On Student Debt and Bondage This paper is a reaction to an article written by Jeffrey Williams entitled Academic Freedom and Indentured Students. Fundamentally, the article is a commentary on the education system in America that emerged in recent decades wherein majority of American students graduate with substantial debt…
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The increase is attributed to the high cost of education and that more and more students secure loan because they cannot afford it. This is also aggravated by the length of term of loans and the additional consolidation and refinancing that occur in the span of amortization. The author is of the opinion that this phenomenon defeats the purpose of education, especially the kind that the United States has. There is an implication that the American higher educational system is supposedly the ideal model because it is decentralized, has liberal admission requirements, low tuition and subject to freedom of expression. He supported this by citing that the higher education has opened to an expanding body of students. The author then proceeded on explaining how the growth of student debt is analogous to the creation of a system of bondage and indentured servitude not unlike the system that permeated during the colonial period, when slaves toiled for their freedom. He argued that this is the case, owing to several important points. First, the sheer number of indebted students (two-thirds of the college student population) would mean that majority of the new generation would be tied to paying off their debts, sacrificing their desires and opportunities to better their lives in the process. The prevalence typifies the old bondage regime. However valid or reasonable the reasons given by Williams on the issue on student debt, I would have to say that calling it bondage or tantamount to slavery is not fair, or, at least, premature considering the reasons that he was able to provide. Academic institutions in the US operate within the capitalistic system and that they are able to provide high quality of instruction because of their capability to do so. Criticizing the manner by which students were made to work longer hours for their tuition fees is a legitimate position. However, the option to get a loan is their choice. They are aware of the terms and this does not involve bad faith on the part of academic institutions. It is not like they were coerced to get a loan or the school unilaterally modified the loan in the middle of the term for its own benefit. Students have numerous options available to them. For instance, if they cannot afford it or that they think they would not be able to bear the work that comes with the education they want, then, they could go elsewhere where the tuition is cheaper. Or that if they do not want to invest time and effort for education they could simply opt out of college. It is not right to just dole out a scholarship as if it is a privilege just because of one’s status in life. It is not, hence, indentured servitude because the relationship is economically legitimate and involves freedom of choices. What Williams want is a case of socialism that would reward non-performance. It is a case of reverse class privilege. In the US, we thrive and excel in the merit-based value wherein individuals are responsible for their own fates. To get something that one did not earn is un-American. The government cannot subsidize higher education for all. In this case, schools provide the opportunity for individuals to better their lives and earn higher income in the future. By allowing students to avail of debts and work to pay for it, an option is offered to those who cannot afford the tuition fees. In this issue, I would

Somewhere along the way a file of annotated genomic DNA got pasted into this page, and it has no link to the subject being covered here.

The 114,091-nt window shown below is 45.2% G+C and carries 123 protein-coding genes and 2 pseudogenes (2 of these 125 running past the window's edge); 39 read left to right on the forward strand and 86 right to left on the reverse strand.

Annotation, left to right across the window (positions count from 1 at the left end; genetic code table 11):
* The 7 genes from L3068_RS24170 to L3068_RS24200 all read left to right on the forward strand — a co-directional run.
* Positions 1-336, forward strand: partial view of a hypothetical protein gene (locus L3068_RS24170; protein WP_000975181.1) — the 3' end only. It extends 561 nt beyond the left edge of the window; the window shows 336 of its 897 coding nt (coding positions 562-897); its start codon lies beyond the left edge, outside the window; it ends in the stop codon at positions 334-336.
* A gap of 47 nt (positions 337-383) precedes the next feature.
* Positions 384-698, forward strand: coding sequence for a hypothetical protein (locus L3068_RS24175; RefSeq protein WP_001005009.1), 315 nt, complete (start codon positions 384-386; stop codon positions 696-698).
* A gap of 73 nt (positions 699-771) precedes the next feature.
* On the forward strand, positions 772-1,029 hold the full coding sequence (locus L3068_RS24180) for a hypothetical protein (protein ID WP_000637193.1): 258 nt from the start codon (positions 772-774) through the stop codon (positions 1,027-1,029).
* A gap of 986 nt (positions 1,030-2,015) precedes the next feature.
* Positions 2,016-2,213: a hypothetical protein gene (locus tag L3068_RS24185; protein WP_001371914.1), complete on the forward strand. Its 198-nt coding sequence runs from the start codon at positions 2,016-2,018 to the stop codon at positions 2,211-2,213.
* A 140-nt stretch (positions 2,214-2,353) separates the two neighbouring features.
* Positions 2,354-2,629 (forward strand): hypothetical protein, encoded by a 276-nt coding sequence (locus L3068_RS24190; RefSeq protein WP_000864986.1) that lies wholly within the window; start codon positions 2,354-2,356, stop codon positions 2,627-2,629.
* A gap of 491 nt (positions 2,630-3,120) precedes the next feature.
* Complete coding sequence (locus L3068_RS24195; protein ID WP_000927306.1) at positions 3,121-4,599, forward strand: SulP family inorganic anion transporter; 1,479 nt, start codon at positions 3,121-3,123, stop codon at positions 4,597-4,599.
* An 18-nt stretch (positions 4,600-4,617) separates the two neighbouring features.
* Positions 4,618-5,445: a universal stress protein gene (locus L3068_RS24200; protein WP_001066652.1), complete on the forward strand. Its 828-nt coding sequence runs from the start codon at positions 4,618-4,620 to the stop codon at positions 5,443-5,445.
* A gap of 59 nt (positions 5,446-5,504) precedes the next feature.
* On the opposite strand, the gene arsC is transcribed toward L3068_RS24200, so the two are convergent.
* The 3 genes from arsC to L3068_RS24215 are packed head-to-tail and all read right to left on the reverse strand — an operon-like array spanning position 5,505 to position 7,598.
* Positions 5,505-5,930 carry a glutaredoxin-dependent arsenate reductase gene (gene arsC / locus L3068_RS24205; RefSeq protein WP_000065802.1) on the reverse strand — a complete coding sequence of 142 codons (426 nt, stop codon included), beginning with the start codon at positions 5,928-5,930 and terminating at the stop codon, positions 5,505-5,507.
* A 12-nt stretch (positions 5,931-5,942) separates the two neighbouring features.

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“Student Debt and Bondage Coursework Example | Topics and Well Written Essays - 1000 Words”, n.d. https://studentshare.org/macro-microeconomics/1396432-economics.
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